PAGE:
The elections are finally over and some winners came out far ahead while others numbers were much closer.
In the heated mayor’s race, Mayor Vern Little kept his seat with a 72 percent lead over Arnold Clark. Clark received 27 percent of the vote.
“I’m truly humbled by the support during this campaign. The support with the votes of the citizens I believe show we are on the right path to grow and maintain this city long term,” Little said. “I cannot express enough thanks to those that helped with this campaign and especially my wife for her support for the last eight years on the council and being your Mayor. I am looking forward to working with the dedicated staff and the wonderful citizens of this community. We can do this together.”
Keeping the city financially healthy, growing our economy and protecting the environment are all top priorities for Little in the coming years.
“First and foremost my goal is to maintain a healthy budget and reserve without any special tax increases. Finish our Economic Development plans for 20th Street SE and the Lake Stevens Center (Frontier Village area) and the framework plan for down- town. Finish the planned environment impact statement for those areas so when the economy turns for the better and businesses are ready to expand and or move into the area we are ready for their development,” he said.
“Continuing to pursue our connectivity plan of building sidewalks, walking lanes, bike lanes as the funds allow. Maintain a healthy lake for our residents and visitors. Improving our roads and circulation issues, working with WSDOT, the County, the state legislature and the federal government to secure funds to make these things happen. Many other things can happen when we expand our sales tax base with our plans. Our plan will be complete by June of 2012. I am looking forward to working with all the citizens to make this happen.”
John Spencer was running uncontested and received 98 percent of the vote. It is interesting to note that write-ins received 1.29 percent of the vote.
Economic development within the city is a top priority for Spencer and he has ideas in place to ensure our city continues to move forward.
“Over the next four years we need to do what we can to stimulate economic development/business growth in the Lake Stevens area. It is the financial engine that allows us to make Lake Stevens a place where we want to live,” Spencer said. “With a strong and growing economy my priorities are: (1) Make sure we protect the quality of our Lake and the entire Lake Stevens area. That’s what makes Lake Stevens a great place to live. (2) Improve our transportation system to support strong economic growth and make Lake Stevens a community with safe, excellent access. (3) Support families (young and old) with quality recreation and live safe programs.”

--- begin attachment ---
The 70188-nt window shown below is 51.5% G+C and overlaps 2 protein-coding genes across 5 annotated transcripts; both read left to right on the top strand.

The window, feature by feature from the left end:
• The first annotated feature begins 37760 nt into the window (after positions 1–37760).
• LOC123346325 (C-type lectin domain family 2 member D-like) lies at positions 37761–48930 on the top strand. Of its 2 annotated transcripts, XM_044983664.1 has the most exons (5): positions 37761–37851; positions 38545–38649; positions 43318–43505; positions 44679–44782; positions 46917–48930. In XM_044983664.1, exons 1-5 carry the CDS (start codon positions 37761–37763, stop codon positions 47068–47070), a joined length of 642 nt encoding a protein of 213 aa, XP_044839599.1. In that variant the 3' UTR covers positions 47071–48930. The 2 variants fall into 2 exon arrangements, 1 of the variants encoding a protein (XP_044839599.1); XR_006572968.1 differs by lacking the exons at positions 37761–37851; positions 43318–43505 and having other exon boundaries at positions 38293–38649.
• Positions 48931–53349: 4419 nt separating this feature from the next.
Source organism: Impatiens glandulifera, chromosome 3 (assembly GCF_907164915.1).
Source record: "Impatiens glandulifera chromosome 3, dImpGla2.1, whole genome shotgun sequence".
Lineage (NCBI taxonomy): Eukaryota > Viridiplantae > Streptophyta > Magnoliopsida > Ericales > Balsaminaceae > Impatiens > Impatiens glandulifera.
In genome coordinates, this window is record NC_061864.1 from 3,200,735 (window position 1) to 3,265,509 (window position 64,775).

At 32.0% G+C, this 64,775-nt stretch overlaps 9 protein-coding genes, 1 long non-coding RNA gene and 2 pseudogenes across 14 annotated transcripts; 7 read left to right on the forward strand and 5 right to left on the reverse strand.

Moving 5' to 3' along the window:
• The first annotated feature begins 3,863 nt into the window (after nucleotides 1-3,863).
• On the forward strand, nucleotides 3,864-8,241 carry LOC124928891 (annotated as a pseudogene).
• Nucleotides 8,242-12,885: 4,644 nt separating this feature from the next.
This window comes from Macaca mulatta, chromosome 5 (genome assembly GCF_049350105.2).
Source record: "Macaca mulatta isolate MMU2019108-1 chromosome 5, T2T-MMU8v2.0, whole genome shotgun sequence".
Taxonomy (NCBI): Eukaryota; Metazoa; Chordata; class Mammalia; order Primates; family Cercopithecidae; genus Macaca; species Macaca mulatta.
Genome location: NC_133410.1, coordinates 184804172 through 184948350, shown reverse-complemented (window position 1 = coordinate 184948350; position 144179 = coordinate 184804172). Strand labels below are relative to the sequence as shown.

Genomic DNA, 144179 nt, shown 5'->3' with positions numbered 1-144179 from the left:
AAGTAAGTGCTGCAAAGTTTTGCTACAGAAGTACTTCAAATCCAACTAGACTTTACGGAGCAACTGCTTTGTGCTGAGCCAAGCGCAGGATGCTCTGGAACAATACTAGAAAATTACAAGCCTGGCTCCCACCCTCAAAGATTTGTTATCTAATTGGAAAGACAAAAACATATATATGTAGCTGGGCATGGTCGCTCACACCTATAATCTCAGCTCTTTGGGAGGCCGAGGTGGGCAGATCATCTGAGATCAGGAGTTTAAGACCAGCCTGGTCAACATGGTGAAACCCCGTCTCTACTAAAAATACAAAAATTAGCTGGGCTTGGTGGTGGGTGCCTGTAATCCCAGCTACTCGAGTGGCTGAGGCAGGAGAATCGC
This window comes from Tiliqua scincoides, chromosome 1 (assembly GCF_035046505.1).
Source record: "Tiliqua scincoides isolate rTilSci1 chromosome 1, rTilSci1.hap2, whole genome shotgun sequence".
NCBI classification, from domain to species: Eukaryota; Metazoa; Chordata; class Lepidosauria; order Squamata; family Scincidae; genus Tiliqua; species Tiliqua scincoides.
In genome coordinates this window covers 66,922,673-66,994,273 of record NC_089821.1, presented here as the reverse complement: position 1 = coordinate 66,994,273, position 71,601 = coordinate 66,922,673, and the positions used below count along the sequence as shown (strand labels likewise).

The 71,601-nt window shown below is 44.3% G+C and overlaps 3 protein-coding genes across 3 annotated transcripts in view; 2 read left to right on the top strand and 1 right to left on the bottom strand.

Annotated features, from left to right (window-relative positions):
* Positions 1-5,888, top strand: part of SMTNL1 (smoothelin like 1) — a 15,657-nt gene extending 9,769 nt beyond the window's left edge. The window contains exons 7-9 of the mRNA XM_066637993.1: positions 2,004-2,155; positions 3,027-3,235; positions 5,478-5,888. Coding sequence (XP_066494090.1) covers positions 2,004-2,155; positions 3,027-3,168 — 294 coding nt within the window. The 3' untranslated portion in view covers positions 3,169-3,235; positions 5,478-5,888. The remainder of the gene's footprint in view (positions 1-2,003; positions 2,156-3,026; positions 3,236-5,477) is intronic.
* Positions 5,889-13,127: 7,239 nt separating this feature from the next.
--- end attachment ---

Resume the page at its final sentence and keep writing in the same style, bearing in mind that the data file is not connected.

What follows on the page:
Spencer hopes to continue moving forward on many fronts; particularly transportation and pedestrian improvements, completion of sub-area plans and revision of zoning code to reduce the time and cost of development.
“In the long-run; I expect we will have many opportunities for public-private partnerships to advance plans for each of the Lake Steven sub-areas (older downtown area, 20th Street Corridor, Market Street and Frontier Village),” he said.
Suzanne Quigley kept her council seat for another four years taking 65 percent of the vote compared to Craig Suhadolnik’s 34 percent.
Quigley is excited to be able to continue in the work the council has been doing over the past few years and hopes to hear more from the community in the years to come.
“I welcome continued participation and input from all community members as we navigate a way to make Lake Stevens the best place to live, work, play and raise a family,” Quigley said.
Todd Welch and Tony Morea were both vying for Mark Somers council seat. This was the closest race in Lake Stevens with Welch coming out on top with 51.56 percent of the votes. Morea received 47.59 percent of the votes only trailing Welch by 169 total votes.
Welch is ready to get to work and would like to see roads less congested and ensure Lake Stevens is attractive to business.
“I will work with the state and county to create and implement a better plan for Lake Steven’s road system. Improvements can be made to efficiently move people and goods around the area. We also need to review our zoning, especially after the recent annexation, to ensure we are using the area effectively,” Welch said. “We need to market our city to potential employers, as the recession ends we will need to have positioned ourselves to be an attractive location for businesses to locate to. Once we have a proper plan for our roads, we will become more attractive to business and industries wanting to locate in the Pacific Northwest. I want to thank Councilman Mark Somers for his service to our great city, I wish Mark the best in all of his future endeavors.”
In the heavily debated Snohomish County Executive race, Executive Aaron Reardon was able to keep his job receiving 69,872 votes compared to Mike Hope’s 53,841 votes.
Even after allegations came to surface against Reardon regarding travel expenditures in the last days of the race, Reardon earned himself over 56 percent of the votes.
County Assessor Cindy Portman beat newcomer Chris Vallo with more than double the amount of votes in that race.